Intel, the chip behemoth which resides in most of the PCs used world wide has a problem. And the problem is only getting bigger by the day. And Intel is finally stepping up before it is too late.
The topic of this post is Intel’s smartphone and tablet ambitions and how it is finally upping its ante in the game which is currently being dominated by ARM Holdings. For once, Intel is playing catch up. Something it is almost never used to doing if you discount the brief period when AMD swamped the market with 64 bit processors while Intel was still shipping only 32 bit processors. But this time, the stakes are much higher.
As discussed in older posts, the PC industry is at an inflexion point. Microsoft is building its next OS keeping touch and portable devices in mind. It is being built from the ground up for Intel and non-Intel platforms from Qualcomm and ARM Holdings. The runaway success of Apple’s iPad built on ARM architecture based processors has caused a big question mark on Intel’s mobile strategy or the lack of it. Atom processors were supposed to be Intel’s low power portable device play but the cost, size and performance of Intel Atom processors prevent it from mounting a meaningful challenge to ARM.
Intel has had a mixed history in the mobile world. It pioneered the widespread adoption if Wi-Fi by putting in its Centrino solution. But it missed the boat on WWAN by betting big on WiMax. At some point, Intel had its own communications chip team that it sold off to Marvell. What seemed like a smart move to focus on its core business turned out to be a bad read on the future of technology. Intel realized that it was getting left behind when Apple’s phone and tablet products took off. And Android followed suit. ARM had the market sewn up and with Qualcomm dominating iOS (recently), Android and on Windows Phone 7, ARM didn’t have anything to worry.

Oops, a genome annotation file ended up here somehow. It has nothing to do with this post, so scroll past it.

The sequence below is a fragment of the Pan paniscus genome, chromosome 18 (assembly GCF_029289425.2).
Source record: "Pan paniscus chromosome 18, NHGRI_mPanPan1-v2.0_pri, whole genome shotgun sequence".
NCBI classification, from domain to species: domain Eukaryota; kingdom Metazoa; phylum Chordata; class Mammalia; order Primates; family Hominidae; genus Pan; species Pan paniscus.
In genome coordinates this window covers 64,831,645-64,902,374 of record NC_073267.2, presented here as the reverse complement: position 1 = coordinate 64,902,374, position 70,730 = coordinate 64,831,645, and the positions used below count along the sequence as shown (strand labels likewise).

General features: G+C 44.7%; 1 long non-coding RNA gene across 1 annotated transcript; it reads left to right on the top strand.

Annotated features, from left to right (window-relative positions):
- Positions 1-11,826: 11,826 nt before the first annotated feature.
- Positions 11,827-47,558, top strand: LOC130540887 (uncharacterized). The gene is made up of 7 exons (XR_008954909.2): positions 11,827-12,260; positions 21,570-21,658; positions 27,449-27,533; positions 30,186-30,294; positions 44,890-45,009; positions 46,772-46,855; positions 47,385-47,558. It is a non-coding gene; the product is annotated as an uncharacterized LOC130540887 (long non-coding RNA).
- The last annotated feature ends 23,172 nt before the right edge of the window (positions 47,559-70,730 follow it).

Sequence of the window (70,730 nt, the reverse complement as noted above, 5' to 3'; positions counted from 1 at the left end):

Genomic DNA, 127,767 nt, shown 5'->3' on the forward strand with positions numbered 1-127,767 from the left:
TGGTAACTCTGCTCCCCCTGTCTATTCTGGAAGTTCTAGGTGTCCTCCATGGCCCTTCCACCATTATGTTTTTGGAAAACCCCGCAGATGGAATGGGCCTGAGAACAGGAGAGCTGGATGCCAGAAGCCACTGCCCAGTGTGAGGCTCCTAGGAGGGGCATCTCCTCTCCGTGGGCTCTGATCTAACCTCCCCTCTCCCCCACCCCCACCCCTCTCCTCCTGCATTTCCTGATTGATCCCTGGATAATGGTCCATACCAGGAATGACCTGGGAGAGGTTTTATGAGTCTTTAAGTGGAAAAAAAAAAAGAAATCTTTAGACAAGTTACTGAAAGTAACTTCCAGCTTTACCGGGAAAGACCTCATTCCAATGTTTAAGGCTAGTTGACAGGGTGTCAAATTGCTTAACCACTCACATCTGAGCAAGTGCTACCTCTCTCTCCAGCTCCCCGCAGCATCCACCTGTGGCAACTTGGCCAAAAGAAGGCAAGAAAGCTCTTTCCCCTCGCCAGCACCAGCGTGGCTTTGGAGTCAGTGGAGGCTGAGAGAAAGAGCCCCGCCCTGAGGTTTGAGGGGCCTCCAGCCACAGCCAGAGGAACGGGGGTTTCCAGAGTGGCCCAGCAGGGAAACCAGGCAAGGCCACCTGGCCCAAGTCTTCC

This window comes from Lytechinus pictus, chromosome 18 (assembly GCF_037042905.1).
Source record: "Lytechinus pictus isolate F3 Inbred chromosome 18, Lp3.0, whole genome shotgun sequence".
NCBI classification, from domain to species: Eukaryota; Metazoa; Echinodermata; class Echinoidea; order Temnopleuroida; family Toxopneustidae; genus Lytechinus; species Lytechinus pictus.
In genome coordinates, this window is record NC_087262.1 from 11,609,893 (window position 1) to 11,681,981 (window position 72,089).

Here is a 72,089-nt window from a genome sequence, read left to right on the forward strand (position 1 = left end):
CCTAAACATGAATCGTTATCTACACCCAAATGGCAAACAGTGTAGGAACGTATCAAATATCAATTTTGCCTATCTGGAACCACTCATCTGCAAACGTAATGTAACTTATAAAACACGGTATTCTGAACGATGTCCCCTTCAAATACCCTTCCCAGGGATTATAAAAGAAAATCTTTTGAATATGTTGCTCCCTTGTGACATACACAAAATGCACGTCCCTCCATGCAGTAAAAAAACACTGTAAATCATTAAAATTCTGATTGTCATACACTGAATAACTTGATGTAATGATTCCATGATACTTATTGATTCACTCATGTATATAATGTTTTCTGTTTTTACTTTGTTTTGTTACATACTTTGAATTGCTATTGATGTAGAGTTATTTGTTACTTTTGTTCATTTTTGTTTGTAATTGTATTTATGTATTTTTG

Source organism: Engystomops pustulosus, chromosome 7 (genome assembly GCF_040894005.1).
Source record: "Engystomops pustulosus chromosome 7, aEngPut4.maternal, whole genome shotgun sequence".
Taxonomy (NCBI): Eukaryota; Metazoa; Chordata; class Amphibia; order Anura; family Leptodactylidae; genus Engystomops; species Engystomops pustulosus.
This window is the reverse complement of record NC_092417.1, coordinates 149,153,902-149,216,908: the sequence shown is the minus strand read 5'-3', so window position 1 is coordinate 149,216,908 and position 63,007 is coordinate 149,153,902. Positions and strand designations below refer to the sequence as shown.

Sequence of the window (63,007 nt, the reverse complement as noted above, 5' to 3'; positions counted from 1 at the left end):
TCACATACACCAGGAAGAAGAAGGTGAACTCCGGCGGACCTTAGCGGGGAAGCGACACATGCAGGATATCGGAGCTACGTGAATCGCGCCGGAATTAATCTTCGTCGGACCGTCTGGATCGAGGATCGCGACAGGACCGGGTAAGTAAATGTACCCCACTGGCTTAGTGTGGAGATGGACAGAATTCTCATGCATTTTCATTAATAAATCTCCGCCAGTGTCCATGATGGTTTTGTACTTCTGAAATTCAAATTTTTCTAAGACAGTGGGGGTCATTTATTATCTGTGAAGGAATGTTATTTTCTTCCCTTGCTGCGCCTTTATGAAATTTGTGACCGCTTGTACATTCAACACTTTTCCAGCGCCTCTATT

Intel starting ramping up with its acquisition of Infineon’s Wireless division in 2010. This was an essential first step in getting a modem solution. It then started working closely with Google on the Android platform which culminated with the recent announcement of Android builds optimized for Intel platforms. This will eventually be followed by an Android phone with Intel inside.
Intel is not assured of success in the mobile space. Unlike the desktop segment where Intel is the unquestionable leader, the mobile space has Intel as a latecomer with little market traction. It will be a huge challenge to unseat Arm from its prime position. The fact that Intel’s rival Qualcomm is dedicated to the ARM platform makes the battle just as much harder. Added to its pain is Microsoft’s growing partnership with Qualcomm for Windows Phone platform and its recent adoption of ARM as a key development platform.
Intel has a steep hill to climb in the burgeoning wireless business. What it has is a lot of money and clout to negotiate partnerships with big companies. The industry could do with competition which always improves the product for the customer and lowers costs. Can Intel do it? Time will tell.